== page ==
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Potential Roles For Asee Emd In Distance Education

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2002 Annual Conference


Montreal, Canada

Publication Date

June 16, 2002

Start Date

June 16, 2002

End Date

June 19, 2002



Conference Session

Strategic Issues in EM Education

Page Count


Page Numbers

7.925.1 - 7.925.7



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Paper Authors

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Halvard Nystrom

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Session 3242

Potential Roles for ASEE-EMD in Distance Education

Hal Nystrom University of Missouri-Rolla


This paper is written to propose a new role for ASEE-EMD in an effort to support the growth and survival of Engineering Management (EM). This proposal can then become a stimulus for dialogue within our division focusing on ways that the division can become more valuable. Our EM programs are currently doing well, but perhaps not up to our expectations. There is growing competition for our students as technical MBA programs address a very similar market need in the graduate level and distance education enables the entry of other competitors. At the same time, it is difficult to develop new Engineering Management programs. Because the scope of the discipline is so broad, a large number of faculty are often needed in order to provide the critical mass necessary. However, distance education represents an opportunity to enable programs to start in new schools and grow in others. Distance education can become a media to produce and provide a broad line of quality Engineering Management courses and learning modules, creating a dynamic new growth potential for the discipline. This paper proposes the consideration of the development of an integrated program of distance EM classes and modules.. It discusses current conditions and opportunities in order to identify some of the requirements, potential roadblocks and roles that ASEE-EMD might play to support this development.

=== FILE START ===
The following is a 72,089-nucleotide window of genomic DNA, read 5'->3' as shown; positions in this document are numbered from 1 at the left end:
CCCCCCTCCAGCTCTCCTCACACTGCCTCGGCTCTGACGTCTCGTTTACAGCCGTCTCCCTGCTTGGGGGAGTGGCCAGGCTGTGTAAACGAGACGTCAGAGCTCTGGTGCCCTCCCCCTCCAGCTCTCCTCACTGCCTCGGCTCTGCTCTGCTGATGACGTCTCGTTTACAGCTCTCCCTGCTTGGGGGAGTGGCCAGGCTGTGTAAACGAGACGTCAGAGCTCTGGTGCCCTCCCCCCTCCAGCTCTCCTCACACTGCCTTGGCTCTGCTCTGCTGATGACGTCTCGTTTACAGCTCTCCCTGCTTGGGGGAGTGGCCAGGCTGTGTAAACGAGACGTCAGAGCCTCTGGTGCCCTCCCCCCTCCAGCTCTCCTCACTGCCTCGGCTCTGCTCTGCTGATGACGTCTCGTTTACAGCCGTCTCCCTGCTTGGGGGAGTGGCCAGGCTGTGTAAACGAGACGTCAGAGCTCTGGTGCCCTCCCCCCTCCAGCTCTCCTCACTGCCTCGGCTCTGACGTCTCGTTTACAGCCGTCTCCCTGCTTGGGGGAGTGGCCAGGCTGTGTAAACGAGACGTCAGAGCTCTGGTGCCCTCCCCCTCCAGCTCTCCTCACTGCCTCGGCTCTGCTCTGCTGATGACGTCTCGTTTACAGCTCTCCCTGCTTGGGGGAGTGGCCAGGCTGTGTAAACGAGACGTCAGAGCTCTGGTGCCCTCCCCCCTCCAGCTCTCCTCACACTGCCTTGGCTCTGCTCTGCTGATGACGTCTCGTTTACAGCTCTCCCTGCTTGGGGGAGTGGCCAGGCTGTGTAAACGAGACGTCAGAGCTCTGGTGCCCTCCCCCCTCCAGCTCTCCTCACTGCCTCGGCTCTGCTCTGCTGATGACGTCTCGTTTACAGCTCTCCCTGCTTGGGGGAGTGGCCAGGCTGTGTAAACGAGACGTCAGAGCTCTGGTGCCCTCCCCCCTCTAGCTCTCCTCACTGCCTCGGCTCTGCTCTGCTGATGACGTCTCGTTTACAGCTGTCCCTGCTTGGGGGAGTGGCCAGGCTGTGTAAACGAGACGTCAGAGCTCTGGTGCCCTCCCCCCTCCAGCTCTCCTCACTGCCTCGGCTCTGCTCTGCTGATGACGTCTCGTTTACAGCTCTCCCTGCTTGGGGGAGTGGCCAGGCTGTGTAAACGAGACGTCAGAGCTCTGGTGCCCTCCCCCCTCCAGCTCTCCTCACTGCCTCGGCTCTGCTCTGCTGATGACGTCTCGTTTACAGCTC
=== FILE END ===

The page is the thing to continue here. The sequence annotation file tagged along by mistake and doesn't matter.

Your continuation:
Current Situation

Engineering Management (EM) continues to grow steadily. Data collected by Engineering Trends 1 shows that the number of EM graduates has grown from 1990 to 2000 at a rate of approximately 4%. The undergraduate programs have grown by approximately 2%, while master’s degrees has grown at a 4% rate and Ph.D. at a 6% rate. To put this in context, Table 1 provides a comparison of similar growth rates for engineering and business programs. Even though EM bachelor’s degrees grew only at a 2% it was considerably higher than the rest of the engineering field, where the number of graduates actually shrank by an average of 2% per year. Engineering Management also grew faster than the undergraduate business programs, which had minimal growth over this period. This documents the perceived value in the EM degree by the market. The

“Proceedings of the 2002 American Society for Engineering Education Annual Conference & Exposition Copyright Ó 2002, American Society for Engineering Education

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Nystrom, H. (2002, June), Potential Roles For Asee Emd In Distance Education Paper presented at 2002 Annual Conference, Montreal, Canada. 10.18260/1-2--10462

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